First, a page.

Monday, September 18, 2017

VMFS version confusion and FreeBSD UNMAP

I recently started moving VMWare guests to a new ESXi 6.5 host, when I experienced an unusual problem. Guests would get tied up in knots, endlessly sending the following error messages to the console.

(da0:mpt0:0:0:0): UNMAP. CDB: 42 00 00 00 00 00 00 02 68 00
(da0:mpt0:0:0:0): CAM status: SCSI Status Error
(da0:mpt0:0:0:0): SCSI status: Busy
(da0:mpt0:0:0:0): Retrying command

After a bunch of Google hits (mostly FreeNAS users) that didn't totally add up for me, I have a theory on the actual cause of the issue. In short, I think that this issue is caused by the presence of the following conditions.

  1.  VMWare vSphere 6.5 host, which supports both VMFS5 and VMFS6.
  2. A FreeBSD guest, using...
  3. A virtual disk that is thinly-provisioned, and stored on a VMFS5 filesystem.
VMFS6 supports the use of the UNMAP command, which allows the guest operating system to inform the hypervisor that it is no longer using a block. When the virtual disk is thin-provisioned, the host can reallocate the block to the pool of available disk space. FreeBSD has included support for this SCSI command for some time.

My theory is this. I think ESXi is lying to the guests. I think that when a thin guest is created on a VMFS5 filesystem, the UNMAP command is still exposed/permitted, even though the underlying filesystem doesn't actually support it. When the guest tries to send the UNMAP command, it gets a bogus response. In the case of FreeBSD, it retries the command perpetually, hanging up the system.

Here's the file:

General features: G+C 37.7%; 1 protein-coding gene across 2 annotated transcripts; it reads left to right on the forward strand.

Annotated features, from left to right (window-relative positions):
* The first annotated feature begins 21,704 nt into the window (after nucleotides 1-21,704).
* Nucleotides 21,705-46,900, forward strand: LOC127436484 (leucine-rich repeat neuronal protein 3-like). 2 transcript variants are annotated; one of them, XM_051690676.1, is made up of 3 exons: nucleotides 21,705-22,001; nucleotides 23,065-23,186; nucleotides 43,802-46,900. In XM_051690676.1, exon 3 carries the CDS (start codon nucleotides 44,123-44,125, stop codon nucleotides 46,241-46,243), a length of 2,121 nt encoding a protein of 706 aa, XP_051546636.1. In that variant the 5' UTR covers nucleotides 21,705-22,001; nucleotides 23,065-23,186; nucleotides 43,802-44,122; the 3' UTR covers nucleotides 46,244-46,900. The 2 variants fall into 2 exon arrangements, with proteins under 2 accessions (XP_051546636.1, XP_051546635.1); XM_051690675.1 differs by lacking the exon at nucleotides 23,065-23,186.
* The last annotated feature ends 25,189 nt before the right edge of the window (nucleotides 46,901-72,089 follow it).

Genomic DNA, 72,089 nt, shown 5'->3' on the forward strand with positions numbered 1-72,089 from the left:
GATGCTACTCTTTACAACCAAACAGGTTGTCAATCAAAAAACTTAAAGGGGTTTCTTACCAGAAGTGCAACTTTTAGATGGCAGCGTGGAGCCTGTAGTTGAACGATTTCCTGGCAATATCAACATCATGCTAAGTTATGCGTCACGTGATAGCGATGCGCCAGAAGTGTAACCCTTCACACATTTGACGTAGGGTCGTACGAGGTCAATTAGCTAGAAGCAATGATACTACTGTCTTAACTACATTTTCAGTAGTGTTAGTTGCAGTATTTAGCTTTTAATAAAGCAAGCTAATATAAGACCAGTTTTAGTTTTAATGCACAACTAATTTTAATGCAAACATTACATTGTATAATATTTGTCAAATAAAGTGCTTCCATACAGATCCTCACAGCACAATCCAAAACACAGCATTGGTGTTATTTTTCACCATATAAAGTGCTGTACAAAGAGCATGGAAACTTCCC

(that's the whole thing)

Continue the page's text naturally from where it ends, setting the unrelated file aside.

The search hits I found (linked above) mention switching the virtual disk to a SATA/IDE bus as a workaround. I suspect that this works because the UNMAP command does not exist on those buses, preventing the issue from occurring. I believe that the following solutions are less hacky. 

  1. When creating virtual disks for FreeBSD on VMFS5 filesystems, they should always be thick provisioned (I use eager zeroing, I haven't tested lazy). This seems to be the one-size-fits-all solution. It's also worth noting that the ESXi installer uses VMFS5 on the system disk, with no apparent way to use VMFS6.
  2. If you must use thin-provisioning, make sure that it is on a VMFS6 filesystem. I have not tested this extensively, but it seems to work.
  3. Thin-provisioned guests also seem to behave normally on NFS-backed storage.
In my testing, I have not had any issues on guests provisioned per #1.

Saturday, August 26, 2017

Display the listening ports on CentOS 7

It's been a while since I was serious about Linux, but the fun new goodies have lured me back towards the fold. A lot of things have changed over the last few years, some for the better, some not, but that's way beyond the scope here.

One thing that has been removed (at least from CentOS) is netstat. I'm going to call that a win, because invoking netstat always required a trip to the man page, aside from the trusty netstat -lnp.  The problem I have is that CentOS (and presumably RHEL) removed netstat, but decades worth of Google indexing has entrenched netstat as the blessed method of pulling a list of listening sockets.

Installing net-tools seems like the wrong approach, there must be a better way...and there is! Buried in a blog post, I found a conversion reference for netstat functionality. From this, I learned that ss is the replacement for the functionality I need. As an added bonus, it appears that the basic syntax is similar to my beloved sockstat.

For example, my oft-used "what's listening on the network":

ss -l46